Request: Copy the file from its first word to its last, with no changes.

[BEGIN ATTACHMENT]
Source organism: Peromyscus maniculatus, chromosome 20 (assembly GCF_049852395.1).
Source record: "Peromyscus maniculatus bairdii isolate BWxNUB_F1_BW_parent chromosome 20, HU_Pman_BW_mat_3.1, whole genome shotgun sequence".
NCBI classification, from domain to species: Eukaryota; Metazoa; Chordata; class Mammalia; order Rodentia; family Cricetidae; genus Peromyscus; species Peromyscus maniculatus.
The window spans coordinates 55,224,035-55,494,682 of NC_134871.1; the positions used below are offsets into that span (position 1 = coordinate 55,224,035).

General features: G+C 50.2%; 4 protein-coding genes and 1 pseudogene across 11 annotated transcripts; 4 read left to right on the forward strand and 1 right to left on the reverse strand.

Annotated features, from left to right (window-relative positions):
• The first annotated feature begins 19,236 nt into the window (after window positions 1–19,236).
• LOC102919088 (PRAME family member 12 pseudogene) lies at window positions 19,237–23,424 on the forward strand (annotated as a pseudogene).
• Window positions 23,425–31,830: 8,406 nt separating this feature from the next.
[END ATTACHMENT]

Source organism: Peromyscus maniculatus, chromosome 20 (assembly GCF_049852395.1).
Source record: "Peromyscus maniculatus bairdii isolate BWxNUB_F1_BW_parent chromosome 20, HU_Pman_BW_mat_3.1, whole genome shotgun sequence".
NCBI classification, from domain to species: Eukaryota; Metazoa; Chordata; class Mammalia; order Rodentia; family Cricetidae; genus Peromyscus; species Peromyscus maniculatus.
The window spans coordinates 55,224,035-55,494,682 of NC_134871.1; the positions used below are offsets into that span (position 1 = coordinate 55,224,035).

General features: G+C 50.2%; 4 protein-coding genes and 1 pseudogene across 11 annotated transcripts; 4 read left to right on the forward strand and 1 right to left on the reverse strand.

Annotated features, from left to right (window-relative positions):
• The first annotated feature begins 19,236 nt into the window (after window positions 1–19,236).
• LOC102919088 (PRAME family member 12 pseudogene) lies at window positions 19,237–23,424 on the forward strand (annotated as a pseudogene).
• Window positions 23,425–31,830: 8,406 nt separating this feature from the next.